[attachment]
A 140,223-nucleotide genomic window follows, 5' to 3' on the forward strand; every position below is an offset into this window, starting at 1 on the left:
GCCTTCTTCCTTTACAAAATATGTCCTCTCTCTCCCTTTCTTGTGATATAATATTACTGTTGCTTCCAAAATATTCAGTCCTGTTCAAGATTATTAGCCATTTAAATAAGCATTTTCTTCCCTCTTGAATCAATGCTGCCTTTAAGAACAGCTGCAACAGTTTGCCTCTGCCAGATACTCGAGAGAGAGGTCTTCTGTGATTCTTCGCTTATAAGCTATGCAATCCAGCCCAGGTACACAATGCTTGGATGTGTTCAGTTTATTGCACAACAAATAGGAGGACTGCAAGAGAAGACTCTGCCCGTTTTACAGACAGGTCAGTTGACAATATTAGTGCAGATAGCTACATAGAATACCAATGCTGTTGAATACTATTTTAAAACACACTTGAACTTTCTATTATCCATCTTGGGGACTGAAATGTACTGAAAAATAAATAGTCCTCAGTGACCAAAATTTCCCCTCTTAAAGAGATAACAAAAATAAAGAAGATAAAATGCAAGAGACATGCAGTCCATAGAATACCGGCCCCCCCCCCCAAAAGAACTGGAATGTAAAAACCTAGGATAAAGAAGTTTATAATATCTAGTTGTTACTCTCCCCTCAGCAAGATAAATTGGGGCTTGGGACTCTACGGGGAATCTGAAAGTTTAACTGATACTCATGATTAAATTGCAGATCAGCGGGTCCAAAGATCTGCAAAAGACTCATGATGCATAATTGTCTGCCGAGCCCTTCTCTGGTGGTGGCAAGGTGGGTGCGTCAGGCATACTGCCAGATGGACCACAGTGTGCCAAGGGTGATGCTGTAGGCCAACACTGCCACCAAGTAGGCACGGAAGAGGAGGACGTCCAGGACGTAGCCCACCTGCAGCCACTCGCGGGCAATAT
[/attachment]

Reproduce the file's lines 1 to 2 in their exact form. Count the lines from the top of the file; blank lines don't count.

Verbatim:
A 140,223-nucleotide genomic window follows, 5' to 3' on the forward strand; every position below is an offset into this window, starting at 1 on the left:
GCCTTCTTCCTTTACAAAATATGTCCTCTCTCTCCCTTTCTTGTGATATAATATTACTGTTGCTTCCAAAATATTCAGTCCTGTTCAAGATTATTAGCCATTTAAATAAGCATTTTCTTCCCTCTTGAATCAATGCTGCCTTTAAGAACAGCTGCAACAGTTTGCCTCTGCCAGATACTCGAGAGAGAGGTCTTCTGTGATTCTTCGCTTATAAGCTATGCAATCCAGCCCAGGTACACAATGCTTGGATGTGTTCAGTTTATTGCACAACAAATAGGAGGACTGCAAGAGAAGACTCTGCCCGTTTTACAGACAGGTCAGTTGACAATATTAGTGCAGATAGCTACATAGAATACCAATGCTGTTGAATACTATTTTAAAACACACTTGAACTTTCTATTATCCATCTTGGGGACTGAAATGTACTGAAAAATAAATAGTCCTCAGTGACCAAAATTTCCCCTCTTAAAGAGATAACAAAAATAAAGAAGATAAAATGCAAGAGACATGCAGTCCATAGAATACCGGCCCCCCCCCCCAAAAGAACTGGAATGTAAAAACCTAGGATAAAGAAGTTTATAATATCTAGTTGTTACTCTCCCCTCAGCAAGATAAATTGGGGCTTGGGACTCTACGGGGAATCTGAAAGTTTAACTGATACTCATGATTAAATTGCAGATCAGCGGGTCCAAAGATCTGCAAAAGACTCATGATGCATAATTGTCTGCCGAGCCCTTCTCTGGTGGTGGCAAGGTGGGTGCGTCAGGCATACTGCCAGATGGACCACAGTGTGCCAAGGGTGATGCTGTAGGCCAACACTGCCACCAAGTAGGCACGGAAGAGGAGGACGTCCAGGACGTAGCCCACCTGCAGCCACTCGCGGGCAATAT